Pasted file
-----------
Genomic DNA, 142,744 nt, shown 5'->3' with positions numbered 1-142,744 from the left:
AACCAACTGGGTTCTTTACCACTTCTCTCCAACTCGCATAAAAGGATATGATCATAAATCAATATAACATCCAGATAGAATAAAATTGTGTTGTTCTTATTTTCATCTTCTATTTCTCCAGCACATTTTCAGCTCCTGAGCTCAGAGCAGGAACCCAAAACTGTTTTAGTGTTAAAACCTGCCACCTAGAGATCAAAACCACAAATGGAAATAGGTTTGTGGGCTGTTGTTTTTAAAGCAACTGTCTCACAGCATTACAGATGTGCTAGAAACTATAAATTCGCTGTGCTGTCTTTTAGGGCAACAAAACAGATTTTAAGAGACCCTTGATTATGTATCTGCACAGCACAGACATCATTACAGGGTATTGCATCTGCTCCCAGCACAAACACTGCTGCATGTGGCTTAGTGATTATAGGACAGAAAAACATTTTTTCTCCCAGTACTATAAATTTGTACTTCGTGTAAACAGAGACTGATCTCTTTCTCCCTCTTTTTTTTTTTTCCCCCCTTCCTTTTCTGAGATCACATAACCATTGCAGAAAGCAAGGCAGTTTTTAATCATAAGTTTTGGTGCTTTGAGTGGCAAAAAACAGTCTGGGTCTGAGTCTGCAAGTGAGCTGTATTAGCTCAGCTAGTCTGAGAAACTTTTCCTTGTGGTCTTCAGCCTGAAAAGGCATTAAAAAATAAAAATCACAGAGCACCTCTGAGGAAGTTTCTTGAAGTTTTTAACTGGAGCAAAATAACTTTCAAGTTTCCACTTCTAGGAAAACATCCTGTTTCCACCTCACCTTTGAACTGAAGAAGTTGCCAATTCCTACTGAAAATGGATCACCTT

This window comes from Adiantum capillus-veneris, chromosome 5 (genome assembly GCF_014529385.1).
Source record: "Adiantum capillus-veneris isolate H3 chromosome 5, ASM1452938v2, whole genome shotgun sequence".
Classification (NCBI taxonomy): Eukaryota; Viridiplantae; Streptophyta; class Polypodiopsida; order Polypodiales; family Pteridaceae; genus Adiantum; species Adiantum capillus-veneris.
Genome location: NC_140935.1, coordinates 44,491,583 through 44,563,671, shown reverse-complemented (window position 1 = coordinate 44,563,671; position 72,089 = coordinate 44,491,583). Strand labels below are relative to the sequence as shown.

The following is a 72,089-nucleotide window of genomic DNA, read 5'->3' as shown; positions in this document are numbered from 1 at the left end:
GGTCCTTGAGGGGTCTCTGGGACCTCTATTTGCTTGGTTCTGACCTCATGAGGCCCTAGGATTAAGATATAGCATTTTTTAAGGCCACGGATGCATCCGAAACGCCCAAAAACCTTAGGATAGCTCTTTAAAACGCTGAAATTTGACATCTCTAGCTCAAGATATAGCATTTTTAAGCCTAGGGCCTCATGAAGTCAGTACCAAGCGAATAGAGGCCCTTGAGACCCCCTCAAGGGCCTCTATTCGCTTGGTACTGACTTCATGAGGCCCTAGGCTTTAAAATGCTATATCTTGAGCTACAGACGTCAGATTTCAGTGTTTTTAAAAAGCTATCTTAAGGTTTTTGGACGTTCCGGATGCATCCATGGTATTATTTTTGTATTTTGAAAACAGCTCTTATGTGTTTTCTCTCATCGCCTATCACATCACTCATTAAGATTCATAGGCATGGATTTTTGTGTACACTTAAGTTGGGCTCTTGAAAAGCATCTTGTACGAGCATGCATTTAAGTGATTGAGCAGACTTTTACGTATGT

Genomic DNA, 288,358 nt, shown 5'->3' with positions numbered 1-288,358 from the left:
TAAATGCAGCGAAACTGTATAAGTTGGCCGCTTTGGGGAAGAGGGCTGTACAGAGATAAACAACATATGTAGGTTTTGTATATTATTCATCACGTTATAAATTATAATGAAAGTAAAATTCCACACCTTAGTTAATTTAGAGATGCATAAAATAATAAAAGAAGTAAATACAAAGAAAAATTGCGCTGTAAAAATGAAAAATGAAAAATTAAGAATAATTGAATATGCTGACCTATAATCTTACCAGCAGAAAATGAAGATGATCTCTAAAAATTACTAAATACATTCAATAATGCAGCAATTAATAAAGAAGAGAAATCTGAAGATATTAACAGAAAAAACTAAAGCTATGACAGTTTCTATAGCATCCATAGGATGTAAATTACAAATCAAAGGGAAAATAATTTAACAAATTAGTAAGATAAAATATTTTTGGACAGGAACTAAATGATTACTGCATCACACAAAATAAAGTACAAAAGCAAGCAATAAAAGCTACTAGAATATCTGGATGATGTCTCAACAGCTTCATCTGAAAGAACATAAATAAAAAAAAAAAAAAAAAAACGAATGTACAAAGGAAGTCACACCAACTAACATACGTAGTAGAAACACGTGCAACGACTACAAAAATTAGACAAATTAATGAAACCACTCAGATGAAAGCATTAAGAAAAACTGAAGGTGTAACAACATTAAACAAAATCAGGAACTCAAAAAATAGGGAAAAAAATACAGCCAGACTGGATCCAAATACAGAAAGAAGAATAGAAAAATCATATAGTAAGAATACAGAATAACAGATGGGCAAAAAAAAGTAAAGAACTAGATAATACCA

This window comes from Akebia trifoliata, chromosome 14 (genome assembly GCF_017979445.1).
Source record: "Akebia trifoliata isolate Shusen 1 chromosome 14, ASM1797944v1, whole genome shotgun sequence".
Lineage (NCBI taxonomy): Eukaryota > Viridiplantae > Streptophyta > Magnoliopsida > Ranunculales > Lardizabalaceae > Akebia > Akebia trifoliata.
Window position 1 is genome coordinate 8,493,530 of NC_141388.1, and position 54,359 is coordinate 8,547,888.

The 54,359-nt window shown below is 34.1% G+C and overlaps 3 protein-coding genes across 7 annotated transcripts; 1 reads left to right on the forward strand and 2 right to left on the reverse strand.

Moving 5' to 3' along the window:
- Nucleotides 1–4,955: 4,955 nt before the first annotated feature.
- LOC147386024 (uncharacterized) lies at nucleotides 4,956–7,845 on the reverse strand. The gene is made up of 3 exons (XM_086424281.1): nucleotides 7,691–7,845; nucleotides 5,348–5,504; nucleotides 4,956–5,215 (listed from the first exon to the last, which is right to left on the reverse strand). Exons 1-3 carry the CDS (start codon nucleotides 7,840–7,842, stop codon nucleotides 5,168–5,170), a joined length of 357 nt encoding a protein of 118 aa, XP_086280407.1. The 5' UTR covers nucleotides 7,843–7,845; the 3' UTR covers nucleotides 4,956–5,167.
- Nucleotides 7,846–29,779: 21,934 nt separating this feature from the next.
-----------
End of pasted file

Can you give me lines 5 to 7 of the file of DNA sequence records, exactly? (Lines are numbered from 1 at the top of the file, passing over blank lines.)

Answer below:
Classification (NCBI taxonomy): Eukaryota; Viridiplantae; Streptophyta; class Polypodiopsida; order Polypodiales; family Pteridaceae; genus Adiantum; species Adiantum capillus-veneris.
Genome location: NC_140935.1, coordinates 44,491,583 through 44,563,671, shown reverse-complemented (window position 1 = coordinate 44,563,671; position 72,089 = coordinate 44,491,583). Strand labels below are relative to the sequence as shown.

The following is a 72,089-nucleotide window of genomic DNA, read 5'->3' as shown; positions in this document are numbered from 1 at the left end: